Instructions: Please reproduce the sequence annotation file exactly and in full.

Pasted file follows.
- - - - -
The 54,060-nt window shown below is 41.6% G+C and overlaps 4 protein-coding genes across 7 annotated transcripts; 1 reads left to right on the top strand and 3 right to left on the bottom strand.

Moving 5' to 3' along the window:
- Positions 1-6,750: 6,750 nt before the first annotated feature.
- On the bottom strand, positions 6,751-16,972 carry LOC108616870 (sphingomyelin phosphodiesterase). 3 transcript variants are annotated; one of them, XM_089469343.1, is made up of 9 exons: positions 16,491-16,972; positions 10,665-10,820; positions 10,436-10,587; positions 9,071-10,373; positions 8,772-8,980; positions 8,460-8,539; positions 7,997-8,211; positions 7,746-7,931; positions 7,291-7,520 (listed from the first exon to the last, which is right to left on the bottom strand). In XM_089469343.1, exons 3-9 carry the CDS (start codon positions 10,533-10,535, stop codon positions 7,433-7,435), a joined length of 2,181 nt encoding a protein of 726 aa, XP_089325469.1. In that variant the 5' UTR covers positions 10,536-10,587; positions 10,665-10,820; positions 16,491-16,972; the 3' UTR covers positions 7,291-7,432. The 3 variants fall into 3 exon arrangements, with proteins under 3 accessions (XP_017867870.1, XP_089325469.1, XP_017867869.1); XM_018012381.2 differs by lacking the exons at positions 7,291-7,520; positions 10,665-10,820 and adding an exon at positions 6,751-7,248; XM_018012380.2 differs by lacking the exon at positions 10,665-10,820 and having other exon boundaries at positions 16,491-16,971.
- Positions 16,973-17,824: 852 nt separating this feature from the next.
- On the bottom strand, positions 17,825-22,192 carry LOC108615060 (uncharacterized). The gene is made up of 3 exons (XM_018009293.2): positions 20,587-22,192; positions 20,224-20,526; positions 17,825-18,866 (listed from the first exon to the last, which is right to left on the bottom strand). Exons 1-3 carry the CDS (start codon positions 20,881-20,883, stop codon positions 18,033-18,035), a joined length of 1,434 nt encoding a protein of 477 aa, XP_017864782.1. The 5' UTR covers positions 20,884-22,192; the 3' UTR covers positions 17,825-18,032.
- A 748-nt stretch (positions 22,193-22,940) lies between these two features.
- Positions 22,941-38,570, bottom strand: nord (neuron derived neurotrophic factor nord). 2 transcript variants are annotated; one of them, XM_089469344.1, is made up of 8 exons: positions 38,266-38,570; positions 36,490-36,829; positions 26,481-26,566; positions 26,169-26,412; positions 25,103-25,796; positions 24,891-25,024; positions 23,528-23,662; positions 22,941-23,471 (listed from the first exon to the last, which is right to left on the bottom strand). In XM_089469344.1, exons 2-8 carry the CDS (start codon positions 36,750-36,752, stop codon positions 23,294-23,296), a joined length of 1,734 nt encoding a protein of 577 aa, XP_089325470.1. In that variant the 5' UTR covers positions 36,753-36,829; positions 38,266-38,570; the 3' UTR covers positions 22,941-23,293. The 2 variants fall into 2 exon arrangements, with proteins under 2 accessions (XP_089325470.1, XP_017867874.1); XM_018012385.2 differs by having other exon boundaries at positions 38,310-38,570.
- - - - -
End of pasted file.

The 54,060-nt window shown below is 41.6% G+C and overlaps 4 protein-coding genes across 7 annotated transcripts; 1 reads left to right on the top strand and 3 right to left on the bottom strand.

Moving 5' to 3' along the window:
- Positions 1-6,750: 6,750 nt before the first annotated feature.
- On the bottom strand, positions 6,751-16,972 carry LOC108616870 (sphingomyelin phosphodiesterase). 3 transcript variants are annotated; one of them, XM_089469343.1, is made up of 9 exons: positions 16,491-16,972; positions 10,665-10,820; positions 10,436-10,587; positions 9,071-10,373; positions 8,772-8,980; positions 8,460-8,539; positions 7,997-8,211; positions 7,746-7,931; positions 7,291-7,520 (listed from the first exon to the last, which is right to left on the bottom strand). In XM_089469343.1, exons 3-9 carry the CDS (start codon positions 10,533-10,535, stop codon positions 7,433-7,435), a joined length of 2,181 nt encoding a protein of 726 aa, XP_089325469.1. In that variant the 5' UTR covers positions 10,536-10,587; positions 10,665-10,820; positions 16,491-16,972; the 3' UTR covers positions 7,291-7,432. The 3 variants fall into 3 exon arrangements, with proteins under 3 accessions (XP_017867870.1, XP_089325469.1, XP_017867869.1); XM_018012381.2 differs by lacking the exons at positions 7,291-7,520; positions 10,665-10,820 and adding an exon at positions 6,751-7,248; XM_018012380.2 differs by lacking the exon at positions 10,665-10,820 and having other exon boundaries at positions 16,491-16,971.
- Positions 16,973-17,824: 852 nt separating this feature from the next.
- On the bottom strand, positions 17,825-22,192 carry LOC108615060 (uncharacterized). The gene is made up of 3 exons (XM_018009293.2): positions 20,587-22,192; positions 20,224-20,526; positions 17,825-18,866 (listed from the first exon to the last, which is right to left on the bottom strand). Exons 1-3 carry the CDS (start codon positions 20,881-20,883, stop codon positions 18,033-18,035), a joined length of 1,434 nt encoding a protein of 477 aa, XP_017864782.1. The 5' UTR covers positions 20,884-22,192; the 3' UTR covers positions 17,825-18,032.
- A 748-nt stretch (positions 22,193-22,940) lies between these two features.
- Positions 22,941-38,570, bottom strand: nord (neuron derived neurotrophic factor nord). 2 transcript variants are annotated; one of them, XM_089469344.1, is made up of 8 exons: positions 38,266-38,570; positions 36,490-36,829; positions 26,481-26,566; positions 26,169-26,412; positions 25,103-25,796; positions 24,891-25,024; positions 23,528-23,662; positions 22,941-23,471 (listed from the first exon to the last, which is right to left on the bottom strand). In XM_089469344.1, exons 2-8 carry the CDS (start codon positions 36,750-36,752, stop codon positions 23,294-23,296), a joined length of 1,734 nt encoding a protein of 577 aa, XP_089325470.1. In that variant the 5' UTR covers positions 36,753-36,829; positions 38,266-38,570; the 3' UTR covers positions 22,941-23,293. The 2 variants fall into 2 exon arrangements, with proteins under 2 accessions (XP_089325470.1, XP_017867874.1); XM_018012385.2 differs by having other exon boundaries at positions 38,310-38,570.